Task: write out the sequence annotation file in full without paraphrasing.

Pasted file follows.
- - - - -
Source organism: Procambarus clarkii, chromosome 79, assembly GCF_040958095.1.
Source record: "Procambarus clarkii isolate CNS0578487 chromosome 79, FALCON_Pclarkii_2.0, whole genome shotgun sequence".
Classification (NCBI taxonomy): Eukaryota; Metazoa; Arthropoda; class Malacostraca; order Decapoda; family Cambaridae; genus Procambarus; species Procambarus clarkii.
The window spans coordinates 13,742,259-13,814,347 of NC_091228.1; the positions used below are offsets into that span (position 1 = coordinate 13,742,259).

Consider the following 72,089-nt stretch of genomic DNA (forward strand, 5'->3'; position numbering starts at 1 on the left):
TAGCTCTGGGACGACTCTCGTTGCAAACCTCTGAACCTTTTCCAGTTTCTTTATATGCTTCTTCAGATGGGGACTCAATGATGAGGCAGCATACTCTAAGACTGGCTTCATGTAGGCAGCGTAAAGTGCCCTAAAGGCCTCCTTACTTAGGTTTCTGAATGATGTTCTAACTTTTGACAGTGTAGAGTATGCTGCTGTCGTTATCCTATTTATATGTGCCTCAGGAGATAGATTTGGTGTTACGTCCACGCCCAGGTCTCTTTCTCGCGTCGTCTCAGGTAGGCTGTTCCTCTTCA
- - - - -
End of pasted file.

Source organism: Procambarus clarkii, chromosome 79, assembly GCF_040958095.1.
Source record: "Procambarus clarkii isolate CNS0578487 chromosome 79, FALCON_Pclarkii_2.0, whole genome shotgun sequence".
Classification (NCBI taxonomy): Eukaryota; Metazoa; Arthropoda; class Malacostraca; order Decapoda; family Cambaridae; genus Procambarus; species Procambarus clarkii.
The window spans coordinates 13,742,259-13,814,347 of NC_091228.1; the positions used below are offsets into that span (position 1 = coordinate 13,742,259).

Consider the following 72,089-nt stretch of genomic DNA (forward strand, 5'->3'; position numbering starts at 1 on the left):
TAGCTCTGGGACGACTCTCGTTGCAAACCTCTGAACCTTTTCCAGTTTCTTTATATGCTTCTTCAGATGGGGACTCAATGATGAGGCAGCATACTCTAAGACTGGCTTCATGTAGGCAGCGTAAAGTGCCCTAAAGGCCTCCTTACTTAGGTTTCTGAATGATGTTCTAACTTTTGACAGTGTAGAGTATGCTGCTGTCGTTATCCTATTTATATGTGCCTCAGGAGATAGATTTGGTGTTACGTCCACGCCCAGGTCTCTTTCTCGCGTCGTCTCAGGTAGGCTGTTCCTCTTCA